These three were something else, though. For starters, they were carrying weapons. They were concealed under their clothes, but Hollet 1 had shown him how to recognise the signs. The shift in gait, the asymmetry in outline, the tension in the face.

For all his studiousness, Hollet 1 was an adroit soldier. He had supervised Point-Two’s combat training and sparred with him regularly. Hollet 1 had a tall build with a long reach, while Point-Two had a more squat frame with a lower centre of gravity thanks to his mother’s Kabor genes. Point-Two had never won a single bout in any discipline against his brother.

What was the plan in sending hired goons? The final adjudication after the appeal had already come through. The Distré boy was reduced to basic rations for the rest of the month with his several hundred resource points now sitting in Point-Two’s account. It made no notable difference in there.

More notable was the additional ruling against the Distré family, taking away their priority privilege for two standard days, for everyone with the Distré name. That had to be galling. No jumping the line, no special treatment, no showing off in front of the lower deck plebs.

Point-Two would expect the family elders to be livid, if it wasn’t for the fact they more than likely had arranged things to be just like this.

The three men, enlisted by the disgruntled Distrés through untraceable means, were here to start a fight?

It seemed a less than brilliant plan. There had to be more to it. If Point-Two acted out of self-defence, System would find in his favour, and even if it didn’t, how would that put any pressure on his brother?

The three stopped at his row and the meanest-looking of the three — it was a close-run race — nodded at Point-Two. “Alright if we sit here?”

It was well within his rights for him to send them away, but the seats were empty and he was curious what they were going to do. He used one of his brother’s shrugs to allow them to take a seat. They lounged more than sat, long legs drooping over the seats in front. They were too far to reach him unless they were planning to throw something at him.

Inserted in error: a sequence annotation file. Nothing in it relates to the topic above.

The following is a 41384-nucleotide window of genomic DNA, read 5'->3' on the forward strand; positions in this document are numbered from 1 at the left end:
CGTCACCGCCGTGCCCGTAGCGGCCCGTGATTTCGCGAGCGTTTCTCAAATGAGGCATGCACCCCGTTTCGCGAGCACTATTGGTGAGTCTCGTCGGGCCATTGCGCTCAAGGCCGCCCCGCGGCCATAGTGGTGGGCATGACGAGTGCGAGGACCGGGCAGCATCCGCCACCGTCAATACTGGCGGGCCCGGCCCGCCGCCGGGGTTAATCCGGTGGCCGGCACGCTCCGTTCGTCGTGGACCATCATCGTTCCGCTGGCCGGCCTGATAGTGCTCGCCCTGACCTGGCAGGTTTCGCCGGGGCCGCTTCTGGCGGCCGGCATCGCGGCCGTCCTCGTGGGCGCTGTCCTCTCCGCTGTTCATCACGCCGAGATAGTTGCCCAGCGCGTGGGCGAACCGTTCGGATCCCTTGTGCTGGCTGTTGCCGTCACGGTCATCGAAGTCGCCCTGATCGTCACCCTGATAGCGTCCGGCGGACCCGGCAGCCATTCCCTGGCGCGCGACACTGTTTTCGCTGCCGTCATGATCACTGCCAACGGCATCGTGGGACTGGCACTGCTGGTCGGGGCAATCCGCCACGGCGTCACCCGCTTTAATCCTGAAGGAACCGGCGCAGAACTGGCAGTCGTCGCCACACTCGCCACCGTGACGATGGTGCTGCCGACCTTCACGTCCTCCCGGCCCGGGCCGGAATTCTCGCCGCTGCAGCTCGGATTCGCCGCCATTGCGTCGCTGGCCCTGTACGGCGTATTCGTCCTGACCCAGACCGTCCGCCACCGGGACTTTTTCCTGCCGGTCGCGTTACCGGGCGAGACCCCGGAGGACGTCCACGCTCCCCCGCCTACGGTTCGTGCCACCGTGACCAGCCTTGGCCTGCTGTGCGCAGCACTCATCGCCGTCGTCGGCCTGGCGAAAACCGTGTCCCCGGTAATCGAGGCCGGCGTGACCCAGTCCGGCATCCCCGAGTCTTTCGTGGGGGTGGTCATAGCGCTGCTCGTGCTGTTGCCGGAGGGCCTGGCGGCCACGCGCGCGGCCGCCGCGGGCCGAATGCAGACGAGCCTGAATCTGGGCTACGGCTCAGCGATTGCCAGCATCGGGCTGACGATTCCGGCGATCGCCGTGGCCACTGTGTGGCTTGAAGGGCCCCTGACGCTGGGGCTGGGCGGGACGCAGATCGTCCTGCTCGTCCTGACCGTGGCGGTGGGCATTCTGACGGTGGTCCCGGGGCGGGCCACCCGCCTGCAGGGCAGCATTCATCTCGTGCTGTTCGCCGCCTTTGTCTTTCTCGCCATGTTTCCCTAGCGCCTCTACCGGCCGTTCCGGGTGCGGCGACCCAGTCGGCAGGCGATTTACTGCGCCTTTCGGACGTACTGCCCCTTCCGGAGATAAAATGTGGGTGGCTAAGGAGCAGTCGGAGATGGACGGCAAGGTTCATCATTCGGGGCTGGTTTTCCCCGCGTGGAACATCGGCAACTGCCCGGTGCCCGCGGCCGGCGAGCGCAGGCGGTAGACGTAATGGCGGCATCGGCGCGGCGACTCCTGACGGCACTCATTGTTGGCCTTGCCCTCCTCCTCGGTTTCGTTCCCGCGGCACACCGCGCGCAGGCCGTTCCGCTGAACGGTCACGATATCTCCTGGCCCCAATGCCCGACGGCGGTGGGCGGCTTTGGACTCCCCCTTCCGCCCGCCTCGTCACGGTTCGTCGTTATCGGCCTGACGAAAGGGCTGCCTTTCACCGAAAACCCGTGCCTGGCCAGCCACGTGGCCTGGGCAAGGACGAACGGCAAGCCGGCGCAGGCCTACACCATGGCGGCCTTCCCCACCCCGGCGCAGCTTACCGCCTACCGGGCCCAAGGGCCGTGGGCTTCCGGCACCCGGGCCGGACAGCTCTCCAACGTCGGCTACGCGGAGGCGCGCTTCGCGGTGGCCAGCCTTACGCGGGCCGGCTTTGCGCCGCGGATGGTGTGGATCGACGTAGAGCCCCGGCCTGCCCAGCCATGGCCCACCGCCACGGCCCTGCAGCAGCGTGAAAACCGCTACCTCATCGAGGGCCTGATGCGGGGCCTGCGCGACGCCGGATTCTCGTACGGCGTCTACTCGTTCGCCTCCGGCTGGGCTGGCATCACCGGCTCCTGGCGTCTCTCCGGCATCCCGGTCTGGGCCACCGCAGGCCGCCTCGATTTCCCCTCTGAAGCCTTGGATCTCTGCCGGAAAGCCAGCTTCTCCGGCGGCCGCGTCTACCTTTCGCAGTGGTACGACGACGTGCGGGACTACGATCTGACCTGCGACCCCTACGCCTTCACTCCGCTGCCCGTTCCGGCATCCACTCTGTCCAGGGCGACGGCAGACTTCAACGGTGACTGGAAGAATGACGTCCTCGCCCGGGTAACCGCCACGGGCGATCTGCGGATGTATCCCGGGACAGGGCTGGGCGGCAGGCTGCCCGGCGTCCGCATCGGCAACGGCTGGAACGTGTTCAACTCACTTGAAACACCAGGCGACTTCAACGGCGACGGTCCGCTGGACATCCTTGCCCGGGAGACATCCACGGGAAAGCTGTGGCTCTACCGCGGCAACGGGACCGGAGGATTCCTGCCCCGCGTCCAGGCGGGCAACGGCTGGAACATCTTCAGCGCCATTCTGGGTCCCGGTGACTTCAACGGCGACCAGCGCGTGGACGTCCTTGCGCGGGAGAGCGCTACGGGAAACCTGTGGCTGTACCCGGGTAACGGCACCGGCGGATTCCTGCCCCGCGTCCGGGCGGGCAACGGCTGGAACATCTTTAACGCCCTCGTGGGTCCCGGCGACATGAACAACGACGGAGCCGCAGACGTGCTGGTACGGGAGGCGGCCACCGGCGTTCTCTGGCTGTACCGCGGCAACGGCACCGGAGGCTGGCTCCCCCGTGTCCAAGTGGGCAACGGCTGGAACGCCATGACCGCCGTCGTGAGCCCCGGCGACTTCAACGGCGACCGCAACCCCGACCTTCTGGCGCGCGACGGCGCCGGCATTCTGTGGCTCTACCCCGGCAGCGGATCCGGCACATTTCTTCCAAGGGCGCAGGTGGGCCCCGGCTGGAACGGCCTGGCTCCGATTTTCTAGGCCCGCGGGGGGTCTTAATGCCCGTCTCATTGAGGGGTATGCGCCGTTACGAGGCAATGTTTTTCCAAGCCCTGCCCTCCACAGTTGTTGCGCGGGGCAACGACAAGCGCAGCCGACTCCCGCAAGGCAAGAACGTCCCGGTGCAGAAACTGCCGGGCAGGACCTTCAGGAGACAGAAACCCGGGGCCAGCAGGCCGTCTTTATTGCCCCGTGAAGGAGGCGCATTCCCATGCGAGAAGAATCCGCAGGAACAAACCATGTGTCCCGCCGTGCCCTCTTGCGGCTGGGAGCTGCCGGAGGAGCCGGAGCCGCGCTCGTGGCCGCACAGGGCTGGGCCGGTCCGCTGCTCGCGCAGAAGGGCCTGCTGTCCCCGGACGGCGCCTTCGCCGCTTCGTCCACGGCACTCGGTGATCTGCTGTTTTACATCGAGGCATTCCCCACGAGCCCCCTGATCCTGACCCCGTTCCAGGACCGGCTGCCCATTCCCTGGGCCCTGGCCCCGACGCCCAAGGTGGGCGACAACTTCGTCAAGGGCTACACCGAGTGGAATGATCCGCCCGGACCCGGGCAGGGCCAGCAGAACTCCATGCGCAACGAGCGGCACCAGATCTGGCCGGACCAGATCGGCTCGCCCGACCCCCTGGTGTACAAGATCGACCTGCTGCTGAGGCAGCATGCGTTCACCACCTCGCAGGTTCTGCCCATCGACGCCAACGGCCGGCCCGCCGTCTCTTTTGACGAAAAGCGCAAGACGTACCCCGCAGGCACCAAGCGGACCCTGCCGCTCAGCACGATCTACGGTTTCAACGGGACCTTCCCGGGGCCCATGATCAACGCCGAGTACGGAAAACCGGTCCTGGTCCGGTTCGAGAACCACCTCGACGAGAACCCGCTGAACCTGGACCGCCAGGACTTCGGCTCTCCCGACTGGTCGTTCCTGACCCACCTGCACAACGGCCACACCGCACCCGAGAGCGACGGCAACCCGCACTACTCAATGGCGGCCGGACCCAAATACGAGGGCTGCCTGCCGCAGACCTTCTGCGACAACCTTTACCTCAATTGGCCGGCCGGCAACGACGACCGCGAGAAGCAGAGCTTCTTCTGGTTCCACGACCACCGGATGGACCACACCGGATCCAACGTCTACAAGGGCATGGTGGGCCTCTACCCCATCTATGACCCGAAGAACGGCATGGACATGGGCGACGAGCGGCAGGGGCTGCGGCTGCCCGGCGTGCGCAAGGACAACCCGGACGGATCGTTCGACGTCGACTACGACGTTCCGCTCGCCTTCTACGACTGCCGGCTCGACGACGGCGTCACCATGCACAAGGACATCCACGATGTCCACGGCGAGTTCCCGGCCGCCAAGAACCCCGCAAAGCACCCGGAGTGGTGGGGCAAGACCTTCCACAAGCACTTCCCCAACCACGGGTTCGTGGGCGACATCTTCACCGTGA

His own plan wasn’t going to change at this stage, but he would have to stay on his guard for some other attack. He looked around the arena as a cheer went up, the screens showing ecstatic faces in the crowd. Someone had pulled off an unlikely strike and the chance for an unfavoured win filled people with hope for a big payout.

“Don’t you wish you were down there sometimes? Your skills would get an even bigger reaction, I’d wager.”

Point-Two turned to find a man sitting next to him. He hadn’t even heard him approach.

The man was thin, with a long face, a bald and polished pate. He wore a flashy dark red suit with lots of jewellery — rings, bracelets, several chains around his neck. His teeth — exposed by a large, predatory smile — were gold.

“No,” said Point-Two. “I don’t. Do I know you?” He had never seen this man before. He certainly wasn’t a Hollet.

“No, not yet. You can call me Walter, and I will call you Mr Hollet.”

It was an odd sensation being called by the family name. It wasn’t exactly a taboo thing to do, but it intimated some kind of ambition, forced you to deny something you hadn’t even considered.

“What do you want, Walter?” Point-Two wasn’t one to be tempted by unnecessary bait.

“To make you an offer, a deal. I want you to do me a little favour, you see. I want you to step in for a friend of mine and play a round or two of G-tag, that’s all. I assure you, I will make it worth your while.”

Point-Two was a little confused, at first. This man was here to recruit him as a G-tag player? Had the Distrés sent him? They weren’t the only ones who might attempt to pull something tonight. Perhaps the whole Distré incident was no more than it had appeared — a mild altercation of no real consequence. Just boys flexing.

Was this the real attack or another feint? Maybe a combined assault by more than one family?

“No, thank you. I don’t find the game all that interesting, to be honest.”

“Ah, yes,” said Walter. “I suppose it’s all a bit too easy for you, hm? But let me clarify. It isn’t just yourself you would be benefitting, but also your maternal sister.” He smiled and his gold teeth sparkled.

“How would it benefit her?” asked Point-Two.

“Well, you see, it has come to my attention that your sister’s expected child — congratulations, by the way — will not be a Joliet, genetically speaking. These things happen, as I’m sure you’re aware. The ways of the heart are complex and who are we to judge? But there are ways to prevent these facts emerging. I’m in no way threatening you or your sister, you understand? I’m just sharing some information.”

Point-Two nodded. “I understand. Can I share some information with you?”


“The people who sent you here aren’t interested in G-tag. They know I won’t agree to your terms. They sent you here knowing I would kill you.”

Walter’s eyes widened and his teeth were exposed again, but this time in a painful grimace. “You would commit murder because of your sister?”

“It wouldn’t be the first time,” said Point-Two.

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Afterword from Mooderino